Being able to control the displayed materials and finishes of nested families is an important part of creating complex Revit families. As families are created to provide more options or be more efficient, additional families are created and placed into a Host family. The use of Nested families has a couple of key advantages:
- When the same component is used multiple times in a family, it can be advantageous to make that component a Nested family. An example of this is a wheel assembly family that is used four different times for a cart.
- When a family needs to have multiple options from which the user can choose. An example of this is a door assembly that has various door panel family options, such as full glass, half glass, solid, etc.
Before I go any further, I want to clarify the difference between a Host family and a Nested family. A Nested family is one that exists inside another family. For instance, when family F1 is loaded into F2, F2 is the Host family and F1 is the Nested family. Typically, F2 is then loaded into the Revit project file.
Anyway, as you create a family with Nested families, you want to be able to control the materials and finishes of those Nested families directly in the Host family Properties palette after it has been placed in the project file. For instance, you may want to control the material/finish/color of a door panel that is actually a nested family in a door assembly. If you don’t set the family up correctly, you will not be able to do this without opening the door panel family and changing it in the family editor. You do NOT want to be required to do this.
Let’s take a look at the steps involved in doing this process.
In the Nested family:
- Open the family that will be the Nested family.
- Add a material parameter as an Instance parameter. In this example, the parameter is named “Nested Item Material“.
- Highlight the Form component(s) (extrusion, blend, revolve, sweep, etc) that will have the same material assigned to them. Many different components can be assigned to the same material parameter.
- With the components highlighted, go to the Properties palette and pick the button to the right side of the Material parameter. (Do NOT pick the box that says “<By Category>”.)
- When the Associate Family Parameter dialog box appears, select the material parameter that you created. In this example, the parameter is named “Nested Item Material”. Pick the OK button.
- Repeat steps 2 through 5 for each different material parameter that is needed. This allows for situations similar to the wheel assembly mentioned earlier where the wheel portion is one material and the bracket portion is a different material.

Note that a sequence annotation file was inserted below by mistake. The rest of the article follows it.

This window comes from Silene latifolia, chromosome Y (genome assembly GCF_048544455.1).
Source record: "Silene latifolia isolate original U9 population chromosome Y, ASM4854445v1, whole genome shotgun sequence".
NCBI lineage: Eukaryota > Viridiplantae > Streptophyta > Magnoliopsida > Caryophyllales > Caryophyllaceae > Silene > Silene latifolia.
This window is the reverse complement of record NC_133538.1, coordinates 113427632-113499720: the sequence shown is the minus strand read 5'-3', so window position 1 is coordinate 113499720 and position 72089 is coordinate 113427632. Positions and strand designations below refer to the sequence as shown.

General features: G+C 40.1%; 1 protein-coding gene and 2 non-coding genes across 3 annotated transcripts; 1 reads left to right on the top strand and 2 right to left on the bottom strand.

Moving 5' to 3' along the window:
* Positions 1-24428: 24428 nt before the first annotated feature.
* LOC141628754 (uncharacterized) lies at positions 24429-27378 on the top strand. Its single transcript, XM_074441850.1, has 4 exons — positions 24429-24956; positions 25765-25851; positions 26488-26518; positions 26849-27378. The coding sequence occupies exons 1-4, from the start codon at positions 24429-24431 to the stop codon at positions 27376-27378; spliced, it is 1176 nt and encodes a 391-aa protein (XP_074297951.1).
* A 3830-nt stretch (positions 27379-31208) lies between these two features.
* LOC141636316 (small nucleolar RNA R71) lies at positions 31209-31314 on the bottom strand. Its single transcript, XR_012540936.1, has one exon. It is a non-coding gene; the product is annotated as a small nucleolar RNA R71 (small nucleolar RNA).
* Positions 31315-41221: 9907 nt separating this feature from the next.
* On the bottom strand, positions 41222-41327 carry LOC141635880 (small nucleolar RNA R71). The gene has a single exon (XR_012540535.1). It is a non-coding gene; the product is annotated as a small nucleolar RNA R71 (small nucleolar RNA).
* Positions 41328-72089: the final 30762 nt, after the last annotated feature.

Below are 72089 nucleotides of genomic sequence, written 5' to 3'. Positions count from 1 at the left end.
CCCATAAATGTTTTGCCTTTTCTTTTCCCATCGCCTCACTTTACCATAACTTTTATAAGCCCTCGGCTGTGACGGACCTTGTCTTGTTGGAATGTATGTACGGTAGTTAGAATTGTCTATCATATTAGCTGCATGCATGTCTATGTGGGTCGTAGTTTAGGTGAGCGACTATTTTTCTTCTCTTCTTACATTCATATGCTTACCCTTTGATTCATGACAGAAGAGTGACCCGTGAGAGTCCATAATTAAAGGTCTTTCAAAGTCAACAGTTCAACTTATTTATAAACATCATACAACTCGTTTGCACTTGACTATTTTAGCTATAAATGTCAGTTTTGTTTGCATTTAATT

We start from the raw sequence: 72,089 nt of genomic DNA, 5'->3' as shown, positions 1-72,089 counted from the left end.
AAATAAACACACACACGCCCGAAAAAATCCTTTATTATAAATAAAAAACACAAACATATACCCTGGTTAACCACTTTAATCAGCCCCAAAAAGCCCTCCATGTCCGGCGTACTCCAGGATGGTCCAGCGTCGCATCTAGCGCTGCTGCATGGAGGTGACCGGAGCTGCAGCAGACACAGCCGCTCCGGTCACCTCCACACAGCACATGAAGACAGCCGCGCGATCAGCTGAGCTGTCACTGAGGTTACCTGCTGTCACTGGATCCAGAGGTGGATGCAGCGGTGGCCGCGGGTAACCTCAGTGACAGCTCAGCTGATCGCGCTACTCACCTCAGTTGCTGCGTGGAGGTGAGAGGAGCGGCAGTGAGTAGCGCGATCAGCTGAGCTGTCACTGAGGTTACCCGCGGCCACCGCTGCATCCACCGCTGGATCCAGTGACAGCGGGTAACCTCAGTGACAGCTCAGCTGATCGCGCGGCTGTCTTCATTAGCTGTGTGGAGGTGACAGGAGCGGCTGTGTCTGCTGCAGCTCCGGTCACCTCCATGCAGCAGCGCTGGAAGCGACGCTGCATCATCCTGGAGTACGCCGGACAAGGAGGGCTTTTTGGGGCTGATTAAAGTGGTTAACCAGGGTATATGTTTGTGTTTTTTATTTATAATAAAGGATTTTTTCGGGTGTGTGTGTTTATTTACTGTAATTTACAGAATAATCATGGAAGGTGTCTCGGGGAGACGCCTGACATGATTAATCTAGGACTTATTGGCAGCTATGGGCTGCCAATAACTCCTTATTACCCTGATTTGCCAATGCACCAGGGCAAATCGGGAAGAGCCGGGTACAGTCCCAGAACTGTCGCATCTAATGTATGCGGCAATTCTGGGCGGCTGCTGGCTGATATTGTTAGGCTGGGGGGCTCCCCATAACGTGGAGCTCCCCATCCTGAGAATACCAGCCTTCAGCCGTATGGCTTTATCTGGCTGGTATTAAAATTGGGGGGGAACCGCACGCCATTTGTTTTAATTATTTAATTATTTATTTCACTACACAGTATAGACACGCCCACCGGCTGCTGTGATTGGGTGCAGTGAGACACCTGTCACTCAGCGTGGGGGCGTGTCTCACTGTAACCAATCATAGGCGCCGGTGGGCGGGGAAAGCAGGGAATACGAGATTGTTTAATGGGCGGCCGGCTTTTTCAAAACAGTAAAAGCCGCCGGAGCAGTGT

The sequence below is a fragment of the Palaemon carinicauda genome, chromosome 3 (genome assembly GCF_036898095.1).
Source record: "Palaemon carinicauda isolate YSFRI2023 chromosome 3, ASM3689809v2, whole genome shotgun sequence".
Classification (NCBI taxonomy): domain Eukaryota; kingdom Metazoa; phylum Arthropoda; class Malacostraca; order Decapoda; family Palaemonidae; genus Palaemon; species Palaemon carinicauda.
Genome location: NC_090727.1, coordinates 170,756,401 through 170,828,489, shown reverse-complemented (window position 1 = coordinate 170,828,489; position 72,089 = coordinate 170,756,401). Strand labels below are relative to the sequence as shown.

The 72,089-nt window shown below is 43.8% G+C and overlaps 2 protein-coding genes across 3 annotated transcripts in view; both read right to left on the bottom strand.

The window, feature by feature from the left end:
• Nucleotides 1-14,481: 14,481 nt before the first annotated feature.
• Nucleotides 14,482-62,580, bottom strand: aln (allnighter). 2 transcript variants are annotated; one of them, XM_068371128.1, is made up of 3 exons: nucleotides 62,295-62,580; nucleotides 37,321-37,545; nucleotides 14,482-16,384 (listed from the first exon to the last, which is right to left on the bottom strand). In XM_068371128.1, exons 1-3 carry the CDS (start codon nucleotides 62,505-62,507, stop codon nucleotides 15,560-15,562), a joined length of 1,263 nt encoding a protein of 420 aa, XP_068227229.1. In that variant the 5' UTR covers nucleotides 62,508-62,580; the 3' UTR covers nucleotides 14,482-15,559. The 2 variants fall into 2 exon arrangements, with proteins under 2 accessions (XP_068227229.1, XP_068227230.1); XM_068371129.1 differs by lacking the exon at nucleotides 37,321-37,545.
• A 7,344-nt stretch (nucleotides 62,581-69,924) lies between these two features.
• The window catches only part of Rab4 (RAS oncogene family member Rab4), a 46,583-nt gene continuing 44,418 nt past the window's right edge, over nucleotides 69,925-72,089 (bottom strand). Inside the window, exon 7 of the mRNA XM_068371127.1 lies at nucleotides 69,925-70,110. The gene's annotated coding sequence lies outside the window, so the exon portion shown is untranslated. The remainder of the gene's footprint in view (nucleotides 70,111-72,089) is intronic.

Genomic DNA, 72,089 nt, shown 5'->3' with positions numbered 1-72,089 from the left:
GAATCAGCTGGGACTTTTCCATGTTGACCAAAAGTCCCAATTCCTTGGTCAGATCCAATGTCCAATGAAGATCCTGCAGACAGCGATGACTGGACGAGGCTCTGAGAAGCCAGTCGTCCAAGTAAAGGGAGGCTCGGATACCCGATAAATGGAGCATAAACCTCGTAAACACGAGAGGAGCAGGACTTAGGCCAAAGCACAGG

In the Host family:
- Load the Nested family into this Host family.
- Add a material parameter as either a Type parameter or an Instance parameter, depending upon the control which you desire in a project file.. In this example, the parameter is named “Nested Occurrence 1“.
- Highlight the Nested family.
- With the Nested family highlighted, go to the Properties palette and pick the button to the right side of material parameter name that is contained in the nested family, which is “Nested Item Material” in this example . (Do NOT pick the box that says “<By Category>”.)
- When the Associate Family Parameter dialog box appears, select the material parameter that you created. In this example, the parameter is named “Nested Occurrence 1“. Pick the OK button.
- If the Nested family contains multiple material parameters, repeat steps 3 through 5 for each nested material parameter.
- Repeat steps 2 through 6 for each occurrence of the Nested family in the Host family.
- If Shared Parameters are used for the parameters then they can be used in tags and schedules. I tend to make most parameters like this be Shared Parameters so that I do not limit scheduling capability in the future.
- If the parameter in the Nested family is specified as an Instance parameter, each occurrence of the Nested family in the Host family can have different materials assigned to the same material parameter for each different occurrence of the Nested family. (In the four wheel example, each wheel could have different materials.)
- The material parameter in the Host family also needs to be an Instance parameter for this to work this way.
- If the parameter in the Nested family is specified as a Type parameter, each occurrence of the Nested family in the Host family will have the same material assigned to each occurrence of the Nested family.
- The Nested family may also be loaded into a project file, but if it is directly inserted in a project file then it is not a Nested family for that occurrence in the project file.